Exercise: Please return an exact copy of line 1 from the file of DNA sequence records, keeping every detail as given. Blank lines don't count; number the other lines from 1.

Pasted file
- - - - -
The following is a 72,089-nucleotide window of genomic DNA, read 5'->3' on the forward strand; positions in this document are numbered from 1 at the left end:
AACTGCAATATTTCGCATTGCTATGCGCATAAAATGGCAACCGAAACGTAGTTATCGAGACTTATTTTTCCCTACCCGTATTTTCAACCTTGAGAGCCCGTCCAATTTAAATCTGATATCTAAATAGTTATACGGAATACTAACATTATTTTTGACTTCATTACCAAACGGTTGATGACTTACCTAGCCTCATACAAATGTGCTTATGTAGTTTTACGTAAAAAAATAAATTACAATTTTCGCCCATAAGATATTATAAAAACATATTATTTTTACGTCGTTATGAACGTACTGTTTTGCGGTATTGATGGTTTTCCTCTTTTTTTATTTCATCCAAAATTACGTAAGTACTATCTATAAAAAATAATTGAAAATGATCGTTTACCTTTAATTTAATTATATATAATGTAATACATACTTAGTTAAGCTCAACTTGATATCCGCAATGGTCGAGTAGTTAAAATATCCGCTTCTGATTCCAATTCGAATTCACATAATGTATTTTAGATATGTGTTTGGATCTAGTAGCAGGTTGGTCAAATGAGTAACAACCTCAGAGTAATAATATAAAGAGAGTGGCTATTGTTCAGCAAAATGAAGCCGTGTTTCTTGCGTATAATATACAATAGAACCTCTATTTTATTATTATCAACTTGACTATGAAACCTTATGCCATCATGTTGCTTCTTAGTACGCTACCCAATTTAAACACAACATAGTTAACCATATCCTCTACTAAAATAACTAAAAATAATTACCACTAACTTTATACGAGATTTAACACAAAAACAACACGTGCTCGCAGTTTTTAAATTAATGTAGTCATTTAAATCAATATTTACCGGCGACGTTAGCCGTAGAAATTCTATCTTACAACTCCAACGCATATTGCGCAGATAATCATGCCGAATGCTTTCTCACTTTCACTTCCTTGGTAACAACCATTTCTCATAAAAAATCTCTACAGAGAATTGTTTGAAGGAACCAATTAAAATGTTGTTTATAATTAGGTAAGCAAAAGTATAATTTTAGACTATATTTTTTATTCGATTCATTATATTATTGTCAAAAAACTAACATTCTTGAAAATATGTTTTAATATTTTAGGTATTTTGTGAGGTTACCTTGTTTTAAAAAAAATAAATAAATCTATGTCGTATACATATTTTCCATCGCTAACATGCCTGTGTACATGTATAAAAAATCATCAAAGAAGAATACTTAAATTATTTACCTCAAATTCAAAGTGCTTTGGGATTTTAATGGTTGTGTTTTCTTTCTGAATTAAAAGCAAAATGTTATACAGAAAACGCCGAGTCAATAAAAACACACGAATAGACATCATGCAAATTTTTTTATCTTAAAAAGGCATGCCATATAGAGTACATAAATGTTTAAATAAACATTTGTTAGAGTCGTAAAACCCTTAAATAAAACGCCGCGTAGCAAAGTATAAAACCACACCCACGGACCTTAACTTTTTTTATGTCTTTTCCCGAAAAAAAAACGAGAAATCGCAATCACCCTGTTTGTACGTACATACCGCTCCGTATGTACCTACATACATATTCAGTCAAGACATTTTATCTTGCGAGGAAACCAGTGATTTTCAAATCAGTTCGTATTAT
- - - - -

The following is a 72,089-nucleotide window of genomic DNA, read 5'->3' on the forward strand; positions in this document are numbered from 1 at the left end: